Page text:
“We used to talk about it, but now it’s happening,” says Auda-Nepad’s Aggrey Ambali
An agency tasked with implementing pan-African policy decisions has embarked on a project to drum up domestic funding for health R&D on the continent.
Last week, the African Union Development Agency (known as Auda-Nepad) held its first technical consultation on mobilising domestic investments for R&D in the African context in Johannesburg, South Africa.
The purpose of the meeting was to discuss resource mobilisation for R&D in a targeted way. This is a topic that often gets shoved to the back of meetings, said Aggrey Ambali, a senior adviser at Auda-Nepad and its former head of science and technology programming.
“What we are trying to say is, ‘Can we now have a dialogue that is just dedicated to investment in R&D?’” he told Research Professional News in an interview.
Focus on health
It’s an auspicious time to discuss fundraising tactics, Ambali said. The pandemic has demonstrated the need for strong domestic science and technology capabilities, especially in health.
This, and the fact that African countries undertook to increase spending on health at a meeting in Rwanda in 2019, made health R&D a natural starting point for the consultation, Ambali said. Other research areas might be considered later, he added.
Science council representatives from a handful of African countries attended—among them Nigeria, Kenya, Uganda, Malawi and Ghana—to share their perspectives on domestic fundraising.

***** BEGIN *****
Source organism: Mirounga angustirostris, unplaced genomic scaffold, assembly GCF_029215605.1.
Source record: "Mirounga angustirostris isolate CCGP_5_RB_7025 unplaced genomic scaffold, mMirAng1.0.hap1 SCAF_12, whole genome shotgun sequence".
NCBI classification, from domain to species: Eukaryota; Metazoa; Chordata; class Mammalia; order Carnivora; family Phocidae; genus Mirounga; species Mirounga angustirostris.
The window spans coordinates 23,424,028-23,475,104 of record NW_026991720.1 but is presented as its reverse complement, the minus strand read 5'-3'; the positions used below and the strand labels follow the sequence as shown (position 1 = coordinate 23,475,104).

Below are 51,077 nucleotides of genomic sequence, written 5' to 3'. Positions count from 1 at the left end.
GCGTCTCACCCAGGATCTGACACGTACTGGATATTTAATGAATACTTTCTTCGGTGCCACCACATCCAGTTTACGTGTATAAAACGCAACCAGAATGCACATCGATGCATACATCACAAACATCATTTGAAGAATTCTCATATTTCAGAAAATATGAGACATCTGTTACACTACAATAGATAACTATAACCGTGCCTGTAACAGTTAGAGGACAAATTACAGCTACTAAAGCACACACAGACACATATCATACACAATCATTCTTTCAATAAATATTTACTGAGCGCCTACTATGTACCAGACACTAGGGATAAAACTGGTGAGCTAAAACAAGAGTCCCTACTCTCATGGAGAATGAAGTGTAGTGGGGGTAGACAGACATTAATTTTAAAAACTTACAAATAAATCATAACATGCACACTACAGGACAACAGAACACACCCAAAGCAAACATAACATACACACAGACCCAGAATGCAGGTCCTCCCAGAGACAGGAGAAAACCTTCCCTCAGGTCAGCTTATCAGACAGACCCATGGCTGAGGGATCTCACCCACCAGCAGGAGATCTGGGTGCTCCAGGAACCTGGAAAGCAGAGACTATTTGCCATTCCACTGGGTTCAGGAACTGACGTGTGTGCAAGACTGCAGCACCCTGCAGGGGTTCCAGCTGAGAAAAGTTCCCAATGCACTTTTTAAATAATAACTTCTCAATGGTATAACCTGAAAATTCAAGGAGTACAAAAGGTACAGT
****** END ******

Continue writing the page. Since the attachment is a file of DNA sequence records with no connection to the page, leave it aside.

Limiting participants to a few countries was a tactical move, said Ambali. He hopes the consultations, more of which will take place next year, will develop a map of domestic funding instruments being trialled across the continent.
Long term, Auda-Nepad might use the insights it gains from these consultations to design a funding programme for African science and innovation, he added.
Drum up support
The meeting also heard from the African Union Commission about its progress on setting up an African Education, Science, Technology and Innovation Fund hosted by the African Development Bank.
The momentum building behind the pan-African fund is a sign that there’s political interest in funding R&D, Ambali said. “We used to talk about it, but now it’s happening.”
Still, he said there are several components missing from the discussion. For example, the business sector is not engaged in the discussions to create AESTIF.
And there’s still a dearth of funding commitments for the fund from African governments, Ambali said. Two countries have committed seed funding—Botswana and Ghana—and another five have expressed interest in doing so, Ambali said.
The consultations could explain why countries have been slow to commit funding, Ambali noted: “We’ll look at a few countries and learn from those.”